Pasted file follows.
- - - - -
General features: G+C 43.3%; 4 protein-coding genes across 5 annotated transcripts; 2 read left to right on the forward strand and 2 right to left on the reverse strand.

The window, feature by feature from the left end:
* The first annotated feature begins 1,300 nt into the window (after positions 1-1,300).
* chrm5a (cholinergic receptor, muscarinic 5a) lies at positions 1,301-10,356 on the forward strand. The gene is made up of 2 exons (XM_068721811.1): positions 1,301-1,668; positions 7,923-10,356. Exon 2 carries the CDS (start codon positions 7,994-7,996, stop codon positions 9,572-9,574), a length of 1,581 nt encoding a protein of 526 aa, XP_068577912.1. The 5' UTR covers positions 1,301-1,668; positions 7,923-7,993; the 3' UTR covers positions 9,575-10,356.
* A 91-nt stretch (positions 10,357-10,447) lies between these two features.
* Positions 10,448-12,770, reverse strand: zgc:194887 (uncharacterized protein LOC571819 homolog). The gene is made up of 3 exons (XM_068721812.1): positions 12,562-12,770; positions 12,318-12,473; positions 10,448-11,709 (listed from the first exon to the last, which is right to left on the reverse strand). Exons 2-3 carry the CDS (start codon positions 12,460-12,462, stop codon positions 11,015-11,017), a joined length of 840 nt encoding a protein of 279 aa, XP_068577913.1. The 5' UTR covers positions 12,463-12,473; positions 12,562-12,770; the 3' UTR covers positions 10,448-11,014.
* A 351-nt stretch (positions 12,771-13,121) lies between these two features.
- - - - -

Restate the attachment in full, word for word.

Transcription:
General features: G+C 43.3%; 4 protein-coding genes across 5 annotated transcripts; 2 read left to right on the forward strand and 2 right to left on the reverse strand.

The window, feature by feature from the left end:
* The first annotated feature begins 1,300 nt into the window (after positions 1-1,300).
* chrm5a (cholinergic receptor, muscarinic 5a) lies at positions 1,301-10,356 on the forward strand. The gene is made up of 2 exons (XM_068721811.1): positions 1,301-1,668; positions 7,923-10,356. Exon 2 carries the CDS (start codon positions 7,994-7,996, stop codon positions 9,572-9,574), a length of 1,581 nt encoding a protein of 526 aa, XP_068577912.1. The 5' UTR covers positions 1,301-1,668; positions 7,923-7,993; the 3' UTR covers positions 9,575-10,356.
* A 91-nt stretch (positions 10,357-10,447) lies between these two features.
* Positions 10,448-12,770, reverse strand: zgc:194887 (uncharacterized protein LOC571819 homolog). The gene is made up of 3 exons (XM_068721812.1): positions 12,562-12,770; positions 12,318-12,473; positions 10,448-11,709 (listed from the first exon to the last, which is right to left on the reverse strand). Exons 2-3 carry the CDS (start codon positions 12,460-12,462, stop codon positions 11,015-11,017), a joined length of 840 nt encoding a protein of 279 aa, XP_068577913.1. The 5' UTR covers positions 12,463-12,473; positions 12,562-12,770; the 3' UTR covers positions 10,448-11,014.
* A 351-nt stretch (positions 12,771-13,121) lies between these two features.